As public indignation of the treatment of Haitian asylum-seekers at the US-Mexico border runs high, the IRC condemns the Biden Administration’s ongoing expulsions at the southwest border that put thousands of lives at risk. Earlier this year, the Biden Administration announced plans and blueprints with ambitious policy goals but has shown little progress toward building a fair and humane asylum system. The IRC is calling on the Administration to break from the policy of criminalizing individuals and families seeking safety from persecution and violence at the U.S. border, including:

Based on decades of experience welcoming newcomers in the U.S. and experience with refugees across the globe, the IRC knows that it is possible to create a safe and orderly system through a robust government response, partnerships with community-based organizations and NGOs that can rapidly scale up support, and collaboration among the countries along the migration corridors to guarantee people's dignity and safety regardless of their nationality. 

Olga Byrne, Director of Immigration for the IRC, said:

“For every step forward the Biden Administration has taken on asylum, it takes two steps backward. Despite commitments President Biden has made, the U.S. is ten months into the current administration without seeing a substantial shift: of those who arrive in search of safety, many are expelled to conditions they were escaping from, others are held in detention with no explanation or recourse, and promises to promote access to legal counsel and community-based services have not been fulfilled. 

“The Blueprint announced by the White House lays out important steps toward a more functional and humane asylum system by decreasing the immigration court backlog and promoting other due process and protection improvements, but it entirely fails to mention the end of expulsions at the border and a commitment to decreasing immigration detention. There is no mention of alternatives to detention, and support for legal services is inadequate despite shorter timetables for adjudication.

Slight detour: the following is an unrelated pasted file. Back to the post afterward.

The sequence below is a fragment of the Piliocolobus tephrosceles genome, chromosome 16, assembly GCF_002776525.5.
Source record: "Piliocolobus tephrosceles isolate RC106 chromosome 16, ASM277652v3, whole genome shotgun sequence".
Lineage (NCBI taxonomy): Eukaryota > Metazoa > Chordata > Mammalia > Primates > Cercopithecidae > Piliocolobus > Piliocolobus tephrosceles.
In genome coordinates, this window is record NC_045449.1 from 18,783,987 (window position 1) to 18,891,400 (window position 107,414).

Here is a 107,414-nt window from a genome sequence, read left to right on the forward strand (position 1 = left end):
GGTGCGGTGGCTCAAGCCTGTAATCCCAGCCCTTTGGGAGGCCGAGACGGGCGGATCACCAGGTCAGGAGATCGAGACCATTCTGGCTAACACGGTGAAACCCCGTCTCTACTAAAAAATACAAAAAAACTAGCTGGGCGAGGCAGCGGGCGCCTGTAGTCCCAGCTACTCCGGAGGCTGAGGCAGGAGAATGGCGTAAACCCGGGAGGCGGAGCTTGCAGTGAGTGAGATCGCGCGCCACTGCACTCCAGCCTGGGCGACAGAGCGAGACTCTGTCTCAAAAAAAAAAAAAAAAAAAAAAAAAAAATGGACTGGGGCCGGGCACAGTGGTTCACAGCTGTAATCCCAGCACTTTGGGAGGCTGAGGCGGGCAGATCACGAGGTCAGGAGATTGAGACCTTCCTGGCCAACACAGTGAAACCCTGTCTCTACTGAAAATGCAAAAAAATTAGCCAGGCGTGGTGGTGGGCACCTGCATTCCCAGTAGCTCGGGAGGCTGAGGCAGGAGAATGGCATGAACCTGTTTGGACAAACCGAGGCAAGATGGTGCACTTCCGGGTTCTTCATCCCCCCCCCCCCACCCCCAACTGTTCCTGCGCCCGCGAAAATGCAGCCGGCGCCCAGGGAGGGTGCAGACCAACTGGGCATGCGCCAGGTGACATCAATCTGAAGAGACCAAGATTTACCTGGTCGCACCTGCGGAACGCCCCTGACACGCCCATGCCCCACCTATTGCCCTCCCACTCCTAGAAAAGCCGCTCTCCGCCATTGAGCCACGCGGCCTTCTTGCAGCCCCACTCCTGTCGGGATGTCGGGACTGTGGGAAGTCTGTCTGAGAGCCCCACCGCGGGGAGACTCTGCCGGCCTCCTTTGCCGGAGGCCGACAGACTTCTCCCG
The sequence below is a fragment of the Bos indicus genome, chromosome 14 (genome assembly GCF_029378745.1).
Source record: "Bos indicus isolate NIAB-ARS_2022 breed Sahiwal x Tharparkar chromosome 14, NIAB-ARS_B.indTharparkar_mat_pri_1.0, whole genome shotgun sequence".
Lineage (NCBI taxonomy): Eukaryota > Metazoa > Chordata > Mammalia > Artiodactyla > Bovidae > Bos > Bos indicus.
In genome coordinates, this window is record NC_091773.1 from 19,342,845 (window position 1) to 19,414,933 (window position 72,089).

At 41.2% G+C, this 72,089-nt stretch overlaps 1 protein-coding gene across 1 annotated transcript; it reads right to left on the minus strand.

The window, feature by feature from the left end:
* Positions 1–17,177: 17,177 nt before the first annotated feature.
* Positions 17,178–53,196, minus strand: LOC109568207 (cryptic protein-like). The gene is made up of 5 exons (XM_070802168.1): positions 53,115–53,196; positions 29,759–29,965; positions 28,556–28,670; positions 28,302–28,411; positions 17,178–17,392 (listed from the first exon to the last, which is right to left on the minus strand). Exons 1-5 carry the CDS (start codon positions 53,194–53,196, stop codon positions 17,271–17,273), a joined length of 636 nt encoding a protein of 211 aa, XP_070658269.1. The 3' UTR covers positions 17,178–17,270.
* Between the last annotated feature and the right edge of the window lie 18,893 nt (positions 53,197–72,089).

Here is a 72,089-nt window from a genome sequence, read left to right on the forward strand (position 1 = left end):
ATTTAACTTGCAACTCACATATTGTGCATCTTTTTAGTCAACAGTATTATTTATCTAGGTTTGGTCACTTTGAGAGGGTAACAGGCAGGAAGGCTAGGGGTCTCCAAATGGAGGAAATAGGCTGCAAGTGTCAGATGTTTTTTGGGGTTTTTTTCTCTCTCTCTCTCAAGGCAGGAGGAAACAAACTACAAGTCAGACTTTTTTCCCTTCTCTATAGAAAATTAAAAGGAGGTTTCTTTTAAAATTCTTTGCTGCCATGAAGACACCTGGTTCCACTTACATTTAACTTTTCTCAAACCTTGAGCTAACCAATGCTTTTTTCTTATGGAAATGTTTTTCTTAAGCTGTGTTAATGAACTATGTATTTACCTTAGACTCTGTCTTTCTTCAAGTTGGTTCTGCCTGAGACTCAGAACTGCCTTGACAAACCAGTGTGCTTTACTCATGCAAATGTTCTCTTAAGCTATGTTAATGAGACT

“The Biden Administration has so far demonstrated a lack of will to dismantle a broken and brutal system exacerbated by the previous Administration and replace it with a system centered on dignity and protection. These harmful policies remaining in place yield horrific outcomes like Border Patrol riding on horseback intimidating Haitian asylum-seekers from exercising their right to seek asylum, followed by the expulsion of almost 10,000 Haitians in just a few weeks.

“The IRC calls on the Biden Administration to replace ‘detention’ with ‘dignity’ at the core of its asylum policy. It can do this by implementing a community-based humanitarian reception program that ensures asylum-seekers receive a dignified welcome, provides asylum seekers with protection-centered case management that ensures they have the resources and information they need to be safe and well as they await the adjudication of their claims for safety, and expanding access to the legal support they need to ensure that they can meaningfully pursue their claim. An enforcement-heavy approach is simply not necessary to achieve safe and orderly border processes--and detention is exceedingly costly to taxpayers.” 

The IRC provides case management, humanitarian reception, and legal assistance to tens of thousands of asylum seekers, unaccompanied children, and other vulnerable people seeking protection in the U.S. each year. The IRC and its partners have provided over 26,000 individuals with emergency humanitarian reception services at its Phoenix Welcome Center in 2021 alone. In Latin America, the IRC served more than 160,000 clients in 2020, delivering responses to the crisis in Venezuela, to countries in northern Central America, and along the migration corridors in Mexico. 

The IRC calls on the Biden Administration to shift to a protection-forward, dignity-centered asylum system and continues to call on U.S. Congress to pass legislation, like the Refugee Protection Act, that would strengthen and expand protections for those in need of safe haven, and to implement a migration framework that would address the root causes of migration at countries of origin.